Xin Yi Liu He Quan

Xin Yi is a Chinese internal martial art, part of the branch of Xing Yi. The full name is Xin Yi Liu He Quan and is also known as Henan Xin Yi Quan. It is one of the three major branches of Xing Yi. Xin Yi is a powerful self-defense method that, like the other internal martial arts, also supplies health, fitness, emotional stability and mental strength. It is a fun way to improve your life, and perhaps save it one day.

Xin Yi is an excellent way to first learn and practice the profound principles of internal martial arts. It is a clear pathway for those transitioning from harder style martial arts or beginning martial arts for the first time. It is something a dedicated newcomer can pick up. Bob Lau’s Xin Yi seems to especially appeal to martial artists over the age of 40 or 50 who want to deepen their knowledge and skills while improving their health.

A Treasure

When you first find Xin Yi you may not realize its value. Xin Yi is a gem, hidden and covered. It may seem like just another rock in the ocean of physical arts, one more exercise possibility out of thousands, one more martial art out of hundreds. When you begin to clean that rock and bring it into to the light for a closer look, you begin to perceive its sheen and sparkle. Sticking with Xin Yi for a while, you are surprised at how much you learn that you had no idea about and how good practicing it makes you feel. You start to notice the intricate veins of organized color within it, cueing you to deep, barely seen patterns of beauty. You realize there is more inside than out. Playing with it more, you gradually realize just what a surprising treasure you have discovered, a golden bounty, an organized collection of practices that leads you to discover the greatest treasure: Vital health.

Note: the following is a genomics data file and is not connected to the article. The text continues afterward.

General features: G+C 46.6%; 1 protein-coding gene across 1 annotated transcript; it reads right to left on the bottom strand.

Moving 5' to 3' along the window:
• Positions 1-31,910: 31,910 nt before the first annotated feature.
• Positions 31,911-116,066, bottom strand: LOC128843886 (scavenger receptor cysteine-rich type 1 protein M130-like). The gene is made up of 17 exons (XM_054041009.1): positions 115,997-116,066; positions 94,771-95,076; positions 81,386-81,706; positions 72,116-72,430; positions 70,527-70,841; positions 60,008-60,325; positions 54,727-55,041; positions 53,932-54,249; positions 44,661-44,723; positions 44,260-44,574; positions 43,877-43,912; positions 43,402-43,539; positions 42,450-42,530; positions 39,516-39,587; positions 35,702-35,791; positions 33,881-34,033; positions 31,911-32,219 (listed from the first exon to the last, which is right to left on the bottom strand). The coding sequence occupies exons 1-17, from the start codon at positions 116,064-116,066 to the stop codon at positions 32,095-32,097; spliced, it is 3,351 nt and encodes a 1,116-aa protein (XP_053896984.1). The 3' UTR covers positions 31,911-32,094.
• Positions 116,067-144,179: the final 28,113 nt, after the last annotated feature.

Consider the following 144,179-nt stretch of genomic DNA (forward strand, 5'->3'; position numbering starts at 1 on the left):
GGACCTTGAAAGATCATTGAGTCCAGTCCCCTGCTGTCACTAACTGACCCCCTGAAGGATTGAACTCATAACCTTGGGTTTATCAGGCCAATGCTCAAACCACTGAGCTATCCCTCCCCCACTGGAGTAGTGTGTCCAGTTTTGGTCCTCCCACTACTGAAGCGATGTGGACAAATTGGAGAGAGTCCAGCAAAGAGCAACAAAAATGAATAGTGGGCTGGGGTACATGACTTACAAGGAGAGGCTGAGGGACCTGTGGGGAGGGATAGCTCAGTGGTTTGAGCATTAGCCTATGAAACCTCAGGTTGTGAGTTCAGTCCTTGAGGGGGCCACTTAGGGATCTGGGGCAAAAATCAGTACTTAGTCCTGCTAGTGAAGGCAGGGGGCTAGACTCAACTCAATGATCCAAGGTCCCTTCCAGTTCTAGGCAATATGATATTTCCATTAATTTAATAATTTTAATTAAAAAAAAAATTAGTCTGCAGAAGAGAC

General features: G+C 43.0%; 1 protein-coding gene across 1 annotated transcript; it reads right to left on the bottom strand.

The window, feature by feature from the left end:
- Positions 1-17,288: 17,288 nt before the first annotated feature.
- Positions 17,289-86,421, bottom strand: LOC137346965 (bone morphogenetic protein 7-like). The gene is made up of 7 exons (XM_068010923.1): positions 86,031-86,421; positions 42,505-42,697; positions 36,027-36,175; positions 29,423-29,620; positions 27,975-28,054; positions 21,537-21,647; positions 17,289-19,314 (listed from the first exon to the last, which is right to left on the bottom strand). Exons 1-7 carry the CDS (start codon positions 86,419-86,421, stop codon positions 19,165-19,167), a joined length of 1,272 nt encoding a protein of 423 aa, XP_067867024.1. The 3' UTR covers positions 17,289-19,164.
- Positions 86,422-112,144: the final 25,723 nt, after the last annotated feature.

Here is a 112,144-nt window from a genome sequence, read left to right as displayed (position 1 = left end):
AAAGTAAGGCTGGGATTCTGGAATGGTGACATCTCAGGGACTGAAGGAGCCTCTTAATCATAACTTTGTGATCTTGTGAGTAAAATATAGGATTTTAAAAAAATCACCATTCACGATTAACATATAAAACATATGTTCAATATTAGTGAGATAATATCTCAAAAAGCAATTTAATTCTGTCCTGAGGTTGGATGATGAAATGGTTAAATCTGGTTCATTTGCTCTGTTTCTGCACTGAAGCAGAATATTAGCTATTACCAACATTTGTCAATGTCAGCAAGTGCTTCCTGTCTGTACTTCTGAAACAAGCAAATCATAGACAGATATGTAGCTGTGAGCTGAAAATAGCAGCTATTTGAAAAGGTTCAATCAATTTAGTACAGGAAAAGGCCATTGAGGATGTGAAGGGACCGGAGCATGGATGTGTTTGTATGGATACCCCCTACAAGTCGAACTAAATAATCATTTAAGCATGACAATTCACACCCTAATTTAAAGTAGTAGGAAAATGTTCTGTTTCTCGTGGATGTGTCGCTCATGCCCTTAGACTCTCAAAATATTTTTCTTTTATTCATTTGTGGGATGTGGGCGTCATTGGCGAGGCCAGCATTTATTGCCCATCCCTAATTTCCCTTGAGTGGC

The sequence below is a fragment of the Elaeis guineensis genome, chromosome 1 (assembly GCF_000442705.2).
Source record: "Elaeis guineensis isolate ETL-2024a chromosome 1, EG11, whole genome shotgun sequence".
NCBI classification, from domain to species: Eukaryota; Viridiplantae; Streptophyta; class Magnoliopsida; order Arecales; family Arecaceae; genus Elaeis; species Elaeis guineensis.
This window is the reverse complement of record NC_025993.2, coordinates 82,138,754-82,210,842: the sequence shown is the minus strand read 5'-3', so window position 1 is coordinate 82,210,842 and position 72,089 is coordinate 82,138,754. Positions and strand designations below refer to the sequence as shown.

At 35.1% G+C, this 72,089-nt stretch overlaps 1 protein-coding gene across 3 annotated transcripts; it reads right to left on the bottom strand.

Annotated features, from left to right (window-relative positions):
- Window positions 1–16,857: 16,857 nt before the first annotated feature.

Xin Yi doesn’t have the overt beauty of a Taiji, or a Bagua, but boy does it feel good to do.

There are no high kicks in Xin Yi. Xin Yi is performed on a line, with forward movements and 180 degree turning moves to begin the next line. Xin Yi has unique stepping methods that train distancing, power production, self protection, and cardiac health.

Xin Yi looks like an external martial art, with its explosive direct movements, but it is completely founded on the principles of the internal martial arts. It builds endurance by relaxing the heart and cardiac system. Its twisting torso movement greatly aid the digestive system. Its thigh strengthening leads to longevity.

Wave the Fan (Chicken)

Pronounced “Shin E”

All classes incorporate movements from the Xin Yi Liu He Quan tradition as taught to Bob Lau from Master Qian Zhao Hong with additional instruction from George Xu. Xin Yi is an excellent discipline to improve postural alignment, overall fitness, and freedom of movement. It is pronounced “Shin E”. Master Qian was featured on the cover of T’ai Chi magazine in 2004 (Vol. 28. No. 5). Master Qian learned his Xin Yi in Shanghai from a famous martial artist named Lu Songgao. Lu Songgao was the first one to teach the art to the general public.


The full name of this martial art is a mouthful: Xin Yi Liu He Quan. The translation is: Mind Intention Six Harmony Fist. It means it is a martial skill that incorporates and integrates both internal and external alignments.

Internal Martial Arts Energize

Externally Xin Yi may appear to be a hard martial art, but look more closely. Xin Yi gives you more energy than it takes from you. Xin Yi practice doesn’t leave you breathless, doesn’t exhaust you. Training to exhaustion—a very Western approach—is harmful to your health; it is straining and draining. The rhythmic movements of Xin Yi, while sometime quite explosive looking, are embedded with alternating movements of relaxation. It is express, relax; express, relax; express, relax. You get to exercise your body sensibly following the philosophy of Yin and Yang.

The Difference between Health and Fitness

Xin Yi reinvigorates without exhausting you—a key point missed by most Western style exercising, sportications, and fighting methods; as well as most Eastern martial arts. While being a superb workout, Xin Yi does not tire a body like so many other systems do. The internal methods of spiral, focus, back power, relax, rhythmic movement, etc. actually energize instead of tiring, as many martial arts and much of cardiovascular routines do. A Xin Yi practice wakes you up and heals little ills. It is rare that you don’t feel better after class than before. Xin Yi improves your health, the functioning of your body. Health is more important than fitness, though Xin Yi delivers fitness as well. Fitness means being in exercise shape; you can run or whatever, but internally, it may not be so good. Your organs, or digestive system or nervous system may be wrecks.